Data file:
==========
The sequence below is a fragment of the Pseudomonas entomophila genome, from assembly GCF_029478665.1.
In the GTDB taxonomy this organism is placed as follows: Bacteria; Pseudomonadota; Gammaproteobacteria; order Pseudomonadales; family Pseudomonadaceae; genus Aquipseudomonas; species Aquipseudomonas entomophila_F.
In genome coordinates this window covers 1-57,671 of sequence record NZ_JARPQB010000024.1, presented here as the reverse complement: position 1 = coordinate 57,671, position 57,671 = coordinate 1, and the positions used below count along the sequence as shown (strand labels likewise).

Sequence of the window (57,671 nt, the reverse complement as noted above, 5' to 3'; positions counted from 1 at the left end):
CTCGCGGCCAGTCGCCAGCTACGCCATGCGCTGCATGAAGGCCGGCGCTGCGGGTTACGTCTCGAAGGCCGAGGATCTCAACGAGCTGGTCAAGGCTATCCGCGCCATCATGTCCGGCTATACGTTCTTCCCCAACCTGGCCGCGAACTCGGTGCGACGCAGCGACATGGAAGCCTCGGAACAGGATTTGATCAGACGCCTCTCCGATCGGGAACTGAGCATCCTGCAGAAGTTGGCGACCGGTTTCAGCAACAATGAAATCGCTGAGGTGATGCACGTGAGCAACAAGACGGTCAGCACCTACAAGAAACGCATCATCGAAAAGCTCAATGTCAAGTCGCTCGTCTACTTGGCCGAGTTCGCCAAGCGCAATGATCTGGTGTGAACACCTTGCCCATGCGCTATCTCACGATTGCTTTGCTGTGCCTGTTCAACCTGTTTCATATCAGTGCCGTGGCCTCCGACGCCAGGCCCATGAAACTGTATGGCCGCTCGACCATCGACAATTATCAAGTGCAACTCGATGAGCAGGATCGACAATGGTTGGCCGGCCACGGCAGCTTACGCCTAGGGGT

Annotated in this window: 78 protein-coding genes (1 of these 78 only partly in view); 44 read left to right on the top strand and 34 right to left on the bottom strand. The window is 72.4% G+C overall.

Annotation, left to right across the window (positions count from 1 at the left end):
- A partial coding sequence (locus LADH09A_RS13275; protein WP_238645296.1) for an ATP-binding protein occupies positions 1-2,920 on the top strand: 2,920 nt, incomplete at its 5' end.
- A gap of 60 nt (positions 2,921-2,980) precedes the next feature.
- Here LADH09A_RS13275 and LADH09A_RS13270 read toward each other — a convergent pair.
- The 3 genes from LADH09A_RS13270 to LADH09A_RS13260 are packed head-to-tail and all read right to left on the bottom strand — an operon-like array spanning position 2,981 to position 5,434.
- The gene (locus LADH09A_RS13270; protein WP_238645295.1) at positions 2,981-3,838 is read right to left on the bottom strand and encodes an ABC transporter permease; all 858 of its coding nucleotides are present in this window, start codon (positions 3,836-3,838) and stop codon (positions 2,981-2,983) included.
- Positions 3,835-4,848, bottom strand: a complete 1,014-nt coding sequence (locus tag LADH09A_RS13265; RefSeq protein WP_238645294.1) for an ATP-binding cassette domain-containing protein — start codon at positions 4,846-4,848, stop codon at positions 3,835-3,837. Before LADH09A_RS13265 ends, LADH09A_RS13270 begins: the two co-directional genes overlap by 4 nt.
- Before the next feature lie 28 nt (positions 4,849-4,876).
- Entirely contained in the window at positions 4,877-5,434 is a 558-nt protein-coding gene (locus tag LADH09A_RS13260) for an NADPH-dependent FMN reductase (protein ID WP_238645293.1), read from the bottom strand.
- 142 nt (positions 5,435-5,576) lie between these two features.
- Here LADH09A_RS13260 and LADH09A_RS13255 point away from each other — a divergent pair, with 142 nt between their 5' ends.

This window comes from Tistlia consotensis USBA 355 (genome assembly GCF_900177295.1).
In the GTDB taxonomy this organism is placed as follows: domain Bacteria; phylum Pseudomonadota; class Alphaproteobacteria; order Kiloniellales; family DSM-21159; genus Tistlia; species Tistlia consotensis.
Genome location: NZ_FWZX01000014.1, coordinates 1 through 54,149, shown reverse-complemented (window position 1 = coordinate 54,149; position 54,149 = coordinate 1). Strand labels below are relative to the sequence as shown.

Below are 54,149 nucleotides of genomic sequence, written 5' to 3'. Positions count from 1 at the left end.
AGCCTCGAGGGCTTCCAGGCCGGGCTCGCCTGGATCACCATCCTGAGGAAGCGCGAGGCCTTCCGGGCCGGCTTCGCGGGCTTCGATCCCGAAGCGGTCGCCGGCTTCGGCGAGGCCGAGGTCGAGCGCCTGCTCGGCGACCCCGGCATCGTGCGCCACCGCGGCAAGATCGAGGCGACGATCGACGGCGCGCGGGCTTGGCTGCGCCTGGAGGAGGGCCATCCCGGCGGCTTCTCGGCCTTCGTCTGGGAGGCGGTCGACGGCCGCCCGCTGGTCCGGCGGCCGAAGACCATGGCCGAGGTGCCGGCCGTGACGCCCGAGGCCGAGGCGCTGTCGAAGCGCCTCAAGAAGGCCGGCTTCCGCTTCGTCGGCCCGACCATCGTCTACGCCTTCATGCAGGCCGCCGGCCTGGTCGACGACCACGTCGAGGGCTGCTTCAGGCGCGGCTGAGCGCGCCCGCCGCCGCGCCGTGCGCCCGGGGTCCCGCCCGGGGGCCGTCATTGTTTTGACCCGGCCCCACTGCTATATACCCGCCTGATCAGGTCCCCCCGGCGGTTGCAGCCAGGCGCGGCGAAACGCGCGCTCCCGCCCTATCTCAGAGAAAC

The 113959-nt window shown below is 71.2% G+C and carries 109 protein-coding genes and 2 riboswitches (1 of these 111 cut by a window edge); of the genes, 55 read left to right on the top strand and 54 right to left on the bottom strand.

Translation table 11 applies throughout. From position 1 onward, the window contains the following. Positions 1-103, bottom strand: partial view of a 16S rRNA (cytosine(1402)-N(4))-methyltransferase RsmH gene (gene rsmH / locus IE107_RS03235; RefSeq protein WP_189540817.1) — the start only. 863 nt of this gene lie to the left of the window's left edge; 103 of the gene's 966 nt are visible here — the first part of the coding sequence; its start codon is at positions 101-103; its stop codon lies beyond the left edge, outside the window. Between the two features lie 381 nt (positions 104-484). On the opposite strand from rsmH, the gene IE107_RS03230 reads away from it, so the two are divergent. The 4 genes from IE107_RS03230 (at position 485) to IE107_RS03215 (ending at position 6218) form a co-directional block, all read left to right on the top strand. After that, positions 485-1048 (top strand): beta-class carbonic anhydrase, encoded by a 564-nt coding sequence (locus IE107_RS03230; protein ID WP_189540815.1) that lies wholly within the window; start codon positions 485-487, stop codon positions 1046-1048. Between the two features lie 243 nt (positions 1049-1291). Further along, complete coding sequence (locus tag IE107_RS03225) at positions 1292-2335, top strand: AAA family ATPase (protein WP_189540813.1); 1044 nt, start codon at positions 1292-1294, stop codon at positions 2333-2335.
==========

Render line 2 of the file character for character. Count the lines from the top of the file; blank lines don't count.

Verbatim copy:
In the GTDB taxonomy this organism is placed as follows: Bacteria; Pseudomonadota; Gammaproteobacteria; order Pseudomonadales; family Pseudomonadaceae; genus Aquipseudomonas; species Aquipseudomonas entomophila_F.